They helped Tiffany get a domestic violence scholarship so she could go to school herself to get licensed to work as a home health aide in Washington state. And they showed her how to navigate Seattle’s social safety net to find sources for help with food, clothes, childcare, and transportation.
“It empowered me to help myself and helped me get my independence back, because I had been in a situation where he had so much control,” Tiffany says.
Healing in community
Tiffany says much of the healing and growth she found at Broadview came from talking with other women when they gathered for community meals, in a deliberately judgment-free space. It was there, she says, that she began to feel she could allow herself to be vulnerable.
“It was like I was on my little island by myself – and her giving me a path, by writing that letter and burning it, it helped me release that pressure.” ~Tiffany Brownlee
“That was a pivotal moment for me, because … on a certain level, I thought I wasn’t like other women. And when I heard the other women’s stories, I saw myself in them,” she says. “Mothers don’t get to fix themselves. We have to focus on so much else. I didn’t have time to cry, so you just kinda have to put it away. I was just angry.”
Tiffany says that anger – at her ex for his abuse, at her family for not believing her, and at the world in general – kept her from connecting with one of her sons, who was himself angry at having been taken away from his father. But it didn’t faze Broadview staff members like Joyce.
“She didn’t care about me being angry,” Tiffany says with a laugh. “She’d knock on my door and harass me – in a good way.”
Tiffany had many conversations about her anger with Broadview staff, including one caseworker who told her she risked passing it on to her children if she didn’t accept and address it. Finally, she suggested that Tiffany write a letter to all the people who had hurt her in her life, and together they set it on fire and watched it burn.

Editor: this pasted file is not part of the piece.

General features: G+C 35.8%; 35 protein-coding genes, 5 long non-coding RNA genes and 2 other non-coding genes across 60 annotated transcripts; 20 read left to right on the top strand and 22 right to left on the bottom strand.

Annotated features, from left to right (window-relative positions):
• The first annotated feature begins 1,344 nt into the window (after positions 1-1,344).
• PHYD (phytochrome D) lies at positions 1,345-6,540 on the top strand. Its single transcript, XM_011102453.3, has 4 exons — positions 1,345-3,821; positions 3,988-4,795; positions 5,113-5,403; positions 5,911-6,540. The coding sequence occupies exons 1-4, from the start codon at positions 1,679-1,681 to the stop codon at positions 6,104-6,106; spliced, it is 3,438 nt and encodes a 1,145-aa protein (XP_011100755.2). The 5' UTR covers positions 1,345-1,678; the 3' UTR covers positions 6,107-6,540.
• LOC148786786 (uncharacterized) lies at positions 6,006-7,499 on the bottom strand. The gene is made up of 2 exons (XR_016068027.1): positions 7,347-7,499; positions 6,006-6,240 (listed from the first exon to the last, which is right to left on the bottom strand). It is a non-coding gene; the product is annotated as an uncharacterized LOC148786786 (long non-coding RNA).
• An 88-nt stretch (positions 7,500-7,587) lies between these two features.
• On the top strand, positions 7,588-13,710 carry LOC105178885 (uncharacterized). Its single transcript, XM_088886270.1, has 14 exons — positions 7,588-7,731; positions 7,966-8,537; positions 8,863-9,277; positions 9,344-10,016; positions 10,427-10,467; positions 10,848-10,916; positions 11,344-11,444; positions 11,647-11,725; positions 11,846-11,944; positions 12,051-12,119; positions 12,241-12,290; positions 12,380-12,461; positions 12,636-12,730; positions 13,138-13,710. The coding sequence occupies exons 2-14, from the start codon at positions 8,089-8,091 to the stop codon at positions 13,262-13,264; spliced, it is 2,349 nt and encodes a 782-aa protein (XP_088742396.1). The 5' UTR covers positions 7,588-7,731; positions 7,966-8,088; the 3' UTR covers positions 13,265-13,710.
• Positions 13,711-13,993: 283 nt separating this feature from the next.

“It was like I was on my little island by myself – and her giving me a path, by writing that letter and burning it, it helped me release that pressure,” she says.
Help beyond housing
Broadview wasn’t Tiffany’s only stop along her journey out of homelessness and into stability, but she says it was a crucial one. By the time she and her children were getting ready to leave, she’d saved up some money and got a voucher for an apartment.
But then she decided to go back to Illinois for a two-week visit so her son could see his father. Her ex used the opportunity to trap her and the children there under a court order. Three months later, he attacked her again – so once again, she found herself on another harrowing train ride to Seattle with her kids.
“Solid Ground taught me to advocate for myself – to be my own best advocate.” ~Tiffany Brownlee
This time, though, she was pregnant and didn’t know what to do – so she reached back out to Broadview staff. “Instead of judging me and saying, ‘Why’d you do A, B, or C?,’” Tiffany says Broadview responded with, “‘OK, what can we do now?’”
Through another agency, the family first got set up at a motel. Then with Broadview’s help, they moved into a new shelter. But unlike at Broadview – where they had their own apartment with a lock on the door – they were now sleeping on cots that had to be packed up and put away by 8am. Broadview also helped Tiffany apply for housing assistance through the Coordinated Entry for All system, but she was told her case wasn’t a high enough priority.
Determined to not give birth at the shelter, she worked a minimum wage job as a courier while her kids were at school or bided their time at the public library, hoping she’d be able to save enough so to move into an apartment.
As her due date drew ever closer, Tiffany used her connections to find an income-restricted apartment large enough for her family, but she still didn’t have enough saved up to afford it. So with the support of Broadview staff, she began pleading her case with various Seattle agencies until she’d collected enough to cover move-in costs and a few month’s rent.
Finally, Tiffany and her kids moved out of the shelter and into their new apartment. Five days later, she gave birth to her youngest daughter.
A chance to dream
Tiffany now uses her own personal experience and knowledge of the social safety net to support people who find themselves homeless amid a regional and national housing crisis. She leads the night shift at a homeless shelter to pay her rent and keep her kids fed, and even has dreams of starting her own shelter some day.
It continues to be hard work, but she’s proud to be building a safe, stable future for her family – an unimaginable dream that first day in Seattle. Starting with almost nothing, she’s created a new life and lasting stability for herself and her children – while helping others get a start on the same.
“Solid Ground taught me to advocate for myself – to be my own best advocate. They fixed me,” she says, but then corrects herself: “They gave me the blueprint to fix myself.”